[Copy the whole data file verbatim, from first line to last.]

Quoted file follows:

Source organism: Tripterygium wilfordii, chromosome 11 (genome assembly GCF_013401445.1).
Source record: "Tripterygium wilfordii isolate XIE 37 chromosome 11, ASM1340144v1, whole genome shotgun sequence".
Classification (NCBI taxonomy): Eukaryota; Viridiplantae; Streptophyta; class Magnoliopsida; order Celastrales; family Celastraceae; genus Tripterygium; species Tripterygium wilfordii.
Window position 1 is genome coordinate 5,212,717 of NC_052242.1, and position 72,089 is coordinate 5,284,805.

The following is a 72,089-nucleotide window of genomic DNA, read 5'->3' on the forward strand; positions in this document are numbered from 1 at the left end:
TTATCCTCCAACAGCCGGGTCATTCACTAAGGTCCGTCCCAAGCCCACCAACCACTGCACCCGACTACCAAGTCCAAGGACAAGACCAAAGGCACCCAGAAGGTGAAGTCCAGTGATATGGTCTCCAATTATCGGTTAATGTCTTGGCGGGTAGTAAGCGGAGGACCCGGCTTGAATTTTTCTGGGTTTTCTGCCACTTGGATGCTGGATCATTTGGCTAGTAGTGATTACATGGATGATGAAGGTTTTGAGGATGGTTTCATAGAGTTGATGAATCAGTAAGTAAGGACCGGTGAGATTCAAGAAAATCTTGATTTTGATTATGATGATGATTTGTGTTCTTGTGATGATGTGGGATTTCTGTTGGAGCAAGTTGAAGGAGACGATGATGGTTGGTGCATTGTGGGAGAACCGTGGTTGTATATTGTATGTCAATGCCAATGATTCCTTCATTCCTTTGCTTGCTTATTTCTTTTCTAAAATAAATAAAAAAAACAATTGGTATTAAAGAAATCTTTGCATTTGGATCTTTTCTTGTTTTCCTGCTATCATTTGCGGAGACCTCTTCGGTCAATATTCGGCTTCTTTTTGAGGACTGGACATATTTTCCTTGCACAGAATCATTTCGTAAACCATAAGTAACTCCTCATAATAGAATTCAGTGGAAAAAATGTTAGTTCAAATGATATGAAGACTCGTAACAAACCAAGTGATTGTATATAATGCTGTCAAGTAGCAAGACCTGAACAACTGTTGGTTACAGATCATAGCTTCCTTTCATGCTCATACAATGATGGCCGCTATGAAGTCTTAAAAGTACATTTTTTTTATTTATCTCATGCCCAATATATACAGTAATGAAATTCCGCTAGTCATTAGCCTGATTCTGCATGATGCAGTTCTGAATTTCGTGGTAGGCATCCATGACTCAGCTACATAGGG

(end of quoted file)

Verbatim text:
Source organism: Tripterygium wilfordii, chromosome 11 (genome assembly GCF_013401445.1).
Source record: "Tripterygium wilfordii isolate XIE 37 chromosome 11, ASM1340144v1, whole genome shotgun sequence".
Classification (NCBI taxonomy): Eukaryota; Viridiplantae; Streptophyta; class Magnoliopsida; order Celastrales; family Celastraceae; genus Tripterygium; species Tripterygium wilfordii.
Window position 1 is genome coordinate 5,212,717 of NC_052242.1, and position 72,089 is coordinate 5,284,805.

The following is a 72,089-nucleotide window of genomic DNA, read 5'->3' on the forward strand; positions in this document are numbered from 1 at the left end:
TTATCCTCCAACAGCCGGGTCATTCACTAAGGTCCGTCCCAAGCCCACCAACCACTGCACCCGACTACCAAGTCCAAGGACAAGACCAAAGGCACCCAGAAGGTGAAGTCCAGTGATATGGTCTCCAATTATCGGTTAATGTCTTGGCGGGTAGTAAGCGGAGGACCCGGCTTGAATTTTTCTGGGTTTTCTGCCACTTGGATGCTGGATCATTTGGCTAGTAGTGATTACATGGATGATGAAGGTTTTGAGGATGGTTTCATAGAGTTGATGAATCAGTAAGTAAGGACCGGTGAGATTCAAGAAAATCTTGATTTTGATTATGATGATGATTTGTGTTCTTGTGATGATGTGGGATTTCTGTTGGAGCAAGTTGAAGGAGACGATGATGGTTGGTGCATTGTGGGAGAACCGTGGTTGTATATTGTATGTCAATGCCAATGATTCCTTCATTCCTTTGCTTGCTTATTTCTTTTCTAAAATAAATAAAAAAAACAATTGGTATTAAAGAAATCTTTGCATTTGGATCTTTTCTTGTTTTCCTGCTATCATTTGCGGAGACCTCTTCGGTCAATATTCGGCTTCTTTTTGAGGACTGGACATATTTTCCTTGCACAGAATCATTTCGTAAACCATAAGTAACTCCTCATAATAGAATTCAGTGGAAAAAATGTTAGTTCAAATGATATGAAGACTCGTAACAAACCAAGTGATTGTATATAATGCTGTCAAGTAGCAAGACCTGAACAACTGTTGGTTACAGATCATAGCTTCCTTTCATGCTCATACAATGATGGCCGCTATGAAGTCTTAAAAGTACATTTTTTTTATTTATCTCATGCCCAATATATACAGTAATGAAATTCCGCTAGTCATTAGCCTGATTCTGCATGATGCAGTTCTGAATTTCGTGGTAGGCATCCATGACTCAGCTACATAGGG